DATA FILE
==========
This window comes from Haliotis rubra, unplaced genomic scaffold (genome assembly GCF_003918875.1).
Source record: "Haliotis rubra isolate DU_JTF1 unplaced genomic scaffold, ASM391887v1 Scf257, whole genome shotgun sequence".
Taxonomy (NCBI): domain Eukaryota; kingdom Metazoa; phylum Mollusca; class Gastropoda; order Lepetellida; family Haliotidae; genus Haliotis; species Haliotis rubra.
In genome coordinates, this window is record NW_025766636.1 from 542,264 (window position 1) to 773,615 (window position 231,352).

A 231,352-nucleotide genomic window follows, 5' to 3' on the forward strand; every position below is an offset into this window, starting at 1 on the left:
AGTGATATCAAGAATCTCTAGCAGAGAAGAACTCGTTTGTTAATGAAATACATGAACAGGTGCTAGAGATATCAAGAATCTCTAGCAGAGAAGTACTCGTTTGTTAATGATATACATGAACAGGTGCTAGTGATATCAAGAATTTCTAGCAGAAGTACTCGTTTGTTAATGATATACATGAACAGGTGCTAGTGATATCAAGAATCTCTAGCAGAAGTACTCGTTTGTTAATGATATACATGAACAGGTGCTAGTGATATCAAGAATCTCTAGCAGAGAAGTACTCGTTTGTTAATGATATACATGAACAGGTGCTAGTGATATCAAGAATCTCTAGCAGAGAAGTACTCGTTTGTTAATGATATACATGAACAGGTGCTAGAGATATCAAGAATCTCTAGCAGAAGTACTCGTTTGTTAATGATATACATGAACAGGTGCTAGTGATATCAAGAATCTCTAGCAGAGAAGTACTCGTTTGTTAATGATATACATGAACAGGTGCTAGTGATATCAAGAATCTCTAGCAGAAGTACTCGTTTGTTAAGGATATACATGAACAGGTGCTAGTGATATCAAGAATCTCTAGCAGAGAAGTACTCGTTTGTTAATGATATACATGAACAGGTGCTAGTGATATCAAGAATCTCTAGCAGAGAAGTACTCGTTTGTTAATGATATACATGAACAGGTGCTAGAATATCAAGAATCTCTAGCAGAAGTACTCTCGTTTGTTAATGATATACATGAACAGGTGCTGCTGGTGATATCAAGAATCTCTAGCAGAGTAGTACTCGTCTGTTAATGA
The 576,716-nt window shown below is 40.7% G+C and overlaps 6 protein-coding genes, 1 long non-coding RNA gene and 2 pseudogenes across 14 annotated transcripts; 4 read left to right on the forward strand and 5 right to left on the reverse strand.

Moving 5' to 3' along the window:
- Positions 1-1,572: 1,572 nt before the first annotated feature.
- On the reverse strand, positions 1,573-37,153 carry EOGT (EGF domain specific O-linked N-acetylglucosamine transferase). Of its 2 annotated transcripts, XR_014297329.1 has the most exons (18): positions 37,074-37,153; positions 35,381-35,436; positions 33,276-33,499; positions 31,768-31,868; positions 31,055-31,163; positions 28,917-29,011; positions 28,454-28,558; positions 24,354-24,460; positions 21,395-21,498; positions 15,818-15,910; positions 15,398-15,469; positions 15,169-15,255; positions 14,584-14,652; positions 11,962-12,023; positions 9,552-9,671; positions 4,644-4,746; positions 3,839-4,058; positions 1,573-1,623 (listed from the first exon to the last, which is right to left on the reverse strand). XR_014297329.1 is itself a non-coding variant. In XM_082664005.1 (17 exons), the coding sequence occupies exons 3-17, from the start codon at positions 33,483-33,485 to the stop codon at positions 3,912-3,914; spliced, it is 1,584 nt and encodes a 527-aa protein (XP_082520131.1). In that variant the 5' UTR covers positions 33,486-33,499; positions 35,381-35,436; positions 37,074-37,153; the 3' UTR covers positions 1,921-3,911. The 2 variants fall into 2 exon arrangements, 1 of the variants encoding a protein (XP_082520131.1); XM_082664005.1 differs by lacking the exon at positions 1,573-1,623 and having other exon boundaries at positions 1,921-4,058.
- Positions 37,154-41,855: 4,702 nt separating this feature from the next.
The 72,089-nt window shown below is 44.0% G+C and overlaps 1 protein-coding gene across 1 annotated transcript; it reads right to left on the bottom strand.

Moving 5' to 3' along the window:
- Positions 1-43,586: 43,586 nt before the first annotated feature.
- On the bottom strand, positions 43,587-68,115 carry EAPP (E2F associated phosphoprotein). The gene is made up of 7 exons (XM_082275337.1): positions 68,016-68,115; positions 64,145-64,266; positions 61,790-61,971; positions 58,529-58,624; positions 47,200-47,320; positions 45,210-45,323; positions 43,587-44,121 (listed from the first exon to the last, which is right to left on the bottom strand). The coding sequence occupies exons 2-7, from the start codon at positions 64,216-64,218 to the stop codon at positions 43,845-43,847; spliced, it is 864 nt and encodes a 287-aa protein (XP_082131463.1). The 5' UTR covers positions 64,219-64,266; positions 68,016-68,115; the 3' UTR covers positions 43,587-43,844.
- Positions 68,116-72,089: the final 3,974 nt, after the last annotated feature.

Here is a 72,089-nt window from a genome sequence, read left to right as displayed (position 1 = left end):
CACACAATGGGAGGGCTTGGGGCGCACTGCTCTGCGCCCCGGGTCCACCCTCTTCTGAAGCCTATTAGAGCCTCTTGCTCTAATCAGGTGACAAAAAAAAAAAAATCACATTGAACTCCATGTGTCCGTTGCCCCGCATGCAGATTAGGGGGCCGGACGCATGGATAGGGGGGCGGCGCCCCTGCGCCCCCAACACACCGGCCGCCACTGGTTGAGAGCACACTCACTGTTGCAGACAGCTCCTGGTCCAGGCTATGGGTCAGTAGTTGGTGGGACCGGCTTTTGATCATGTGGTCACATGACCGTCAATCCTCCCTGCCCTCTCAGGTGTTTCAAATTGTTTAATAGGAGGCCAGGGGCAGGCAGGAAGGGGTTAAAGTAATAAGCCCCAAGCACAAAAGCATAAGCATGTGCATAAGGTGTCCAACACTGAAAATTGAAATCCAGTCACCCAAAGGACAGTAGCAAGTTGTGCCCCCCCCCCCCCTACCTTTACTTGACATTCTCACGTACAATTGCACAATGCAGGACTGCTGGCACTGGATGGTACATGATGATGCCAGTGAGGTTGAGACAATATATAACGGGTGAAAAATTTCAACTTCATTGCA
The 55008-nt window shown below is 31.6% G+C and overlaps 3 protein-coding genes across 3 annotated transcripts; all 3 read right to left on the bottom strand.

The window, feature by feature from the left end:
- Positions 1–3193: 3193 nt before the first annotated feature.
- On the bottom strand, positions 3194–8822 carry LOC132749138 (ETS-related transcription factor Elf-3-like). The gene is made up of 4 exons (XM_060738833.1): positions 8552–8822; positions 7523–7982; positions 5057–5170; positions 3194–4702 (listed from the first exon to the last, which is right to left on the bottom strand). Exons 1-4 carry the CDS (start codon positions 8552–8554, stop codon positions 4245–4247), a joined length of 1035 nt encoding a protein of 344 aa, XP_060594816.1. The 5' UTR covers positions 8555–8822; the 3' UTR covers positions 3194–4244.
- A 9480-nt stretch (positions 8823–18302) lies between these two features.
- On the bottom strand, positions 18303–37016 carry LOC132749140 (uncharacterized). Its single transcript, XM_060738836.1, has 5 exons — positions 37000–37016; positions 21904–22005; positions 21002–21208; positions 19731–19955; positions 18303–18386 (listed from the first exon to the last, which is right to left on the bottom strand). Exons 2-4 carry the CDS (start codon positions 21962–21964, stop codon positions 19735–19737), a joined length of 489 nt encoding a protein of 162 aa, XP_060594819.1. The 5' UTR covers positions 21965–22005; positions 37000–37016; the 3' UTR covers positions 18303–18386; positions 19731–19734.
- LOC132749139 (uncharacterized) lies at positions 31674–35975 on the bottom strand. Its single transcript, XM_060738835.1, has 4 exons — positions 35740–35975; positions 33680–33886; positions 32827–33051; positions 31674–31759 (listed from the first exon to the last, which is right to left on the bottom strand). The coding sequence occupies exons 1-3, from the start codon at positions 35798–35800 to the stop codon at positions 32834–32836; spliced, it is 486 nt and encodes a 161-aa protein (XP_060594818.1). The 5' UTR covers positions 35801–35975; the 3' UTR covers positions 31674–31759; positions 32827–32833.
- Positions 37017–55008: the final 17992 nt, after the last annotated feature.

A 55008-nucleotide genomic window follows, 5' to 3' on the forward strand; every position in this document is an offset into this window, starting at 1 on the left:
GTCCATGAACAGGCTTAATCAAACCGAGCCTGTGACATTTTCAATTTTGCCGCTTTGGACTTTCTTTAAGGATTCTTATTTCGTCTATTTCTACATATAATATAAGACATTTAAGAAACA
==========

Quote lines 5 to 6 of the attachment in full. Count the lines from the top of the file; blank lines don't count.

A 231,352-nucleotide genomic window follows, 5' to 3' on the forward strand; every position below is an offset into this window, starting at 1 on the left:
AGTGATATCAAGAATCTCTAGCAGAGAAGAACTCGTTTGTTAATGAAATACATGAACAGGTGCTAGAGATATCAAGAATCTCTAGCAGAGAAGTACTCGTTTGTTAATGATATACATGAACAGGTGCTAGTGATATCAAGAATTTCTAGCAGAAGTACTCGTTTGTTAATGATATACATGAACAGGTGCTAGTGATATCAAGAATCTCTAGCAGAAGTACTCGTTTGTTAATGATATACATGAACAGGTGCTAGTGATATCAAGAATCTCTAGCAGAGAAGTACTCGTTTGTTAATGATATACATGAACAGGTGCTAGTGATATCAAGAATCTCTAGCAGAGAAGTACTCGTTTGTTAATGATATACATGAACAGGTGCTAGAGATATCAAGAATCTCTAGCAGAAGTACTCGTTTGTTAATGATATACATGAACAGGTGCTAGTGATATCAAGAATCTCTAGCAGAGAAGTACTCGTTTGTTAATGATATACATGAACAGGTGCTAGTGATATCAAGAATCTCTAGCAGAAGTACTCGTTTGTTAAGGATATACATGAACAGGTGCTAGTGATATCAAGAATCTCTAGCAGAGAAGTACTCGTTTGTTAATGATATACATGAACAGGTGCTAGTGATATCAAGAATCTCTAGCAGAGAAGTACTCGTTTGTTAATGATATACATGAACAGGTGCTAGAATATCAAGAATCTCTAGCAGAAGTACTCTCGTTTGTTAATGATATACATGAACAGGTGCTGCTGGTGATATCAAGAATCTCTAGCAGAGTAGTACTCGTCTGTTAATGA